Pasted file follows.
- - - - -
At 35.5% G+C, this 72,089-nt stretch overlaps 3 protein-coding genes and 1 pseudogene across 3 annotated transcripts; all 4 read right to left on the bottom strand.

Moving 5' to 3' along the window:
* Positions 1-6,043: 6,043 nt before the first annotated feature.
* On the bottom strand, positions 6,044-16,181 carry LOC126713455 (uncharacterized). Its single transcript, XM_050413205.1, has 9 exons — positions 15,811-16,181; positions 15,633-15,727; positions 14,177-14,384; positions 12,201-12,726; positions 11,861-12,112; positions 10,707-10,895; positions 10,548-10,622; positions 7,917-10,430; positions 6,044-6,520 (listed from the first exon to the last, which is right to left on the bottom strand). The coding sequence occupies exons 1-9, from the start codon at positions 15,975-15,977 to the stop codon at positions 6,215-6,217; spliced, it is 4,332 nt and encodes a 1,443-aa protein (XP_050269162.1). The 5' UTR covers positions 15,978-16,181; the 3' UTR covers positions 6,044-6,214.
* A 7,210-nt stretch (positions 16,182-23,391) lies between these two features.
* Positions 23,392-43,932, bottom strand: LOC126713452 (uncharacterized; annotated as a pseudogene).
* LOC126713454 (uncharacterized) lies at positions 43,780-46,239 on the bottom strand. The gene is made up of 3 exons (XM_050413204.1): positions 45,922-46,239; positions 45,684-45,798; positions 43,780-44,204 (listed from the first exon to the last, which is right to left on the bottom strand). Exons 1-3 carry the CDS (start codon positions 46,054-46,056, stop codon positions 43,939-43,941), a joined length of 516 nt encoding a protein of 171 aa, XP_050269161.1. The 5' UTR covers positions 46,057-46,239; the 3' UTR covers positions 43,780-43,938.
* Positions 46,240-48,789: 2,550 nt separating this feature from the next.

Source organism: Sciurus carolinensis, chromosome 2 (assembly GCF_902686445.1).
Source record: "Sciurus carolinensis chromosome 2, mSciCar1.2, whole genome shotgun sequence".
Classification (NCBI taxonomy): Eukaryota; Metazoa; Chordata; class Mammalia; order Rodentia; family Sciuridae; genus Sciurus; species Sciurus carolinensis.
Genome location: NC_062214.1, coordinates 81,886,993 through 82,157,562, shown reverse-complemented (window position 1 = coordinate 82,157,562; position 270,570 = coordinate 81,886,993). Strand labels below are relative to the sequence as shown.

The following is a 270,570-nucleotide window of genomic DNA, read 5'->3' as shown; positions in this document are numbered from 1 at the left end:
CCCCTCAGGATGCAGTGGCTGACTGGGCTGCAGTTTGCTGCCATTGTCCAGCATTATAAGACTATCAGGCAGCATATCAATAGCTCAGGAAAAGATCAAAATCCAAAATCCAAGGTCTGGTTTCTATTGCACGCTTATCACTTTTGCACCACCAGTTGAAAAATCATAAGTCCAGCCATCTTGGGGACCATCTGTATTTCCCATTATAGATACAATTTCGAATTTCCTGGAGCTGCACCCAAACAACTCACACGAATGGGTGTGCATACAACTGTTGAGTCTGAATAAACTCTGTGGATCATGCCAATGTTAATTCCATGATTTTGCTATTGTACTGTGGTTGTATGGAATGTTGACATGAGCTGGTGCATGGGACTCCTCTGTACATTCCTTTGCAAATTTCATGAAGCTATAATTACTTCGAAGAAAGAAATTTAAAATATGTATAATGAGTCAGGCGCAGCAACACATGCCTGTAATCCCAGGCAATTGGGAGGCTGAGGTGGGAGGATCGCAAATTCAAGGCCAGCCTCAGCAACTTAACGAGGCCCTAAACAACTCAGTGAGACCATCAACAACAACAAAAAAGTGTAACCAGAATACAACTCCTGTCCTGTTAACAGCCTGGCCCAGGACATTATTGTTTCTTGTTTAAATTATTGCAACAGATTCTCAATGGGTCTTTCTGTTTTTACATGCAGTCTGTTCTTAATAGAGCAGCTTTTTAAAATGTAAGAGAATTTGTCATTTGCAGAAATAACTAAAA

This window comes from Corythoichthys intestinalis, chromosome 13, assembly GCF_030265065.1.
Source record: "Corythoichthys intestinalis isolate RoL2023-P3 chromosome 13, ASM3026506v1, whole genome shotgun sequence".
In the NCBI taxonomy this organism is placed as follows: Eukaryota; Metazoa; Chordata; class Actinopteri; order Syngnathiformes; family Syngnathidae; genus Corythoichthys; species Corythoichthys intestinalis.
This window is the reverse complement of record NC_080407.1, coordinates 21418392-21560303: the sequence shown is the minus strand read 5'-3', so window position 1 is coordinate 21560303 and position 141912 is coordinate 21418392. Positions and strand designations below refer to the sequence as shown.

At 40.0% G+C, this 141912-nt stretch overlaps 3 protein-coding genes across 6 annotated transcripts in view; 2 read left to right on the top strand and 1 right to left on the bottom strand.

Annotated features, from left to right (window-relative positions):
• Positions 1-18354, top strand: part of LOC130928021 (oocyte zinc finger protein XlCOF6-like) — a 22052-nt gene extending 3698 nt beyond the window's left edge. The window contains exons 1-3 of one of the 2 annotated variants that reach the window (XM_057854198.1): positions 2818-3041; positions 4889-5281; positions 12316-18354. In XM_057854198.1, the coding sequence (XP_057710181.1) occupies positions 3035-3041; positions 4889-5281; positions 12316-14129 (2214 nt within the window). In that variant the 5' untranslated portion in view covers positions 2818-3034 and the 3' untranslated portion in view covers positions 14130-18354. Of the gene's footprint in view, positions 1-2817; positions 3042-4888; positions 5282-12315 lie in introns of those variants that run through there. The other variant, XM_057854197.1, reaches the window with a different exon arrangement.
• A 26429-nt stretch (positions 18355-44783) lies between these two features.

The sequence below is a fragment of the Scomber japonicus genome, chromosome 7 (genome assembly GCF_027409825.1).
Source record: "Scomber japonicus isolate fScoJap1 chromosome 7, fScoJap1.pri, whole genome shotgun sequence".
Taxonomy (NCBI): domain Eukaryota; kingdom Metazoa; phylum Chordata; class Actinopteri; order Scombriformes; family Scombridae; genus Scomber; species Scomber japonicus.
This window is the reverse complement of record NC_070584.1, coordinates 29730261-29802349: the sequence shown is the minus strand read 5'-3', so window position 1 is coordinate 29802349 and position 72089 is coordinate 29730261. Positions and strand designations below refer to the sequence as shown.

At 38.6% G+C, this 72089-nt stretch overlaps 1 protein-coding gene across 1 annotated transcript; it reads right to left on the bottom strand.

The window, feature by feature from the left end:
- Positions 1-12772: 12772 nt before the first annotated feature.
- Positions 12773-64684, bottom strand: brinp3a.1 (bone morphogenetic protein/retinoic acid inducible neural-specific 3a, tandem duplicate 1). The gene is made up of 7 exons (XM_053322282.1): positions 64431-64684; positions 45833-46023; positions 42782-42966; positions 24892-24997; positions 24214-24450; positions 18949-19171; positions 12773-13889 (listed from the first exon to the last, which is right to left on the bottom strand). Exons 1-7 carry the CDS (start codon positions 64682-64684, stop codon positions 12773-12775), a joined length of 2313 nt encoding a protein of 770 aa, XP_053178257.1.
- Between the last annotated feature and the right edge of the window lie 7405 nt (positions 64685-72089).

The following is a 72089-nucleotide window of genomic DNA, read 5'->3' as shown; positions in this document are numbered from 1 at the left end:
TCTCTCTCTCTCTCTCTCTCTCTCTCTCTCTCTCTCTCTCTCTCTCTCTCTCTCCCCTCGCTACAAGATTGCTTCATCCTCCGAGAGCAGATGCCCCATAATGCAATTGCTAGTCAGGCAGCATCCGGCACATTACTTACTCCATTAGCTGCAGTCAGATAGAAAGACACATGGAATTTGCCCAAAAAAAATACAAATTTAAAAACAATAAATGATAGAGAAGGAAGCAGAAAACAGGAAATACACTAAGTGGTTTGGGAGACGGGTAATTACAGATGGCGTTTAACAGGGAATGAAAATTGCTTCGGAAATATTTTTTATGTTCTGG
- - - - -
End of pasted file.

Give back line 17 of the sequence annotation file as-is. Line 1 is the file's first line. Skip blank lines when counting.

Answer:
In the NCBI taxonomy this organism is placed as follows: Eukaryota; Metazoa; Chordata; class Actinopteri; order Syngnathiformes; family Syngnathidae; genus Corythoichthys; species Corythoichthys intestinalis.